Realism under extreme conditions

Lately the discussion came up what would happen in close distance to stars. I think this is a very interesting topic, because getting close to stars might cause a lot of trouble the engine might not be able to handle.

However, it would be great if there was an elegant and realistic way to get around these issues.

The current issues close to stars would be on the one hand the amount of light they produce. If I understood it correctly, the amount of light would blow even the HDR abilities of the engine. Is that correct?

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what do you mean by blow? we already have close to stars pictures where all is black and only star white. is it blow or how it used to be without any filters?

Cheap and dirty solution could be to give cockpits (and only cockpits?) a dimming mechanism for unplayably bright circumstances.

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Nah… you have to calculate with actual values. If these values have an overflow (or you have floating-point values which loose detail precision at extreme values) you cannot calculate any image at all.

So 100% contrast past a certain point? It would look pretty unique at least.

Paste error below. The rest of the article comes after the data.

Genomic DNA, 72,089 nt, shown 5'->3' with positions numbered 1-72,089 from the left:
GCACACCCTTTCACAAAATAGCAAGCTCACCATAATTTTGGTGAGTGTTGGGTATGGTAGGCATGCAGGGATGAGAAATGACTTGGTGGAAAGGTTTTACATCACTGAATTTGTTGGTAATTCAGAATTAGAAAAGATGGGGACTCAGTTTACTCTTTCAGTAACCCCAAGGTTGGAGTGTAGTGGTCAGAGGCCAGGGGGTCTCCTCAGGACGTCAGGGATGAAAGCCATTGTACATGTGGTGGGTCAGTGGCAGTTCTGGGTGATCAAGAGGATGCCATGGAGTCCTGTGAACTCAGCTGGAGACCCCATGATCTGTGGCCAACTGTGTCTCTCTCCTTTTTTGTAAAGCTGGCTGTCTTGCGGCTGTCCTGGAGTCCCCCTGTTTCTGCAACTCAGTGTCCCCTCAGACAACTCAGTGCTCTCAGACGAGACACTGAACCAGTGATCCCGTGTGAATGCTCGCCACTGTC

Sorry, I can’t parse that lingo… Why can’t you switch to a different calculation, when past some arbitrary threshold? I’m just curious, no big deal if you can’t think of a simple text or image demonstration.

Maybe it could work if you have a global exposure variable which is always applied first to all calculations. However, this can only work if no local-adaption is done in the tone-mapping and if the calculation has been designed for this from the beginning.

Edit: Even a certain amount of local-adaption (within a range) would be possible. But the point about the design of the formulas stays valid.

Instead of having something automatic, why not have it turned on / off?
A realisitc example would be the rear view in your car: you turn the “night view” only when you need it.

Same would apply here: the “instense light” filter should be turned on / off by the user. This way you’re sure not to bother the player if he wants to capture some nice screenshots, whatever the circumstances.

I guess the “automatic” filter can also be good, especially in combat situation and if your opponent tries to constantly switch you from being in front / back to the bright star. Then again, this “automatic” filter should also be turned on /off at will ^^

I’m not opposed to have the filter only availble in the cockpit view, as long as you have information on your rear, like pursuing opponents.

You still think of it as a filter. That is not what I am talking about… If the formulas are not designed for that, you end up having no data you can show. The luminosity values for every pixel would be the same…

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Can you not use a trick and drop the luminosity values of the star as you approach it? All the calculations should still work fine like that.

That would be strange. Other light sources would stay the same … just pointing out.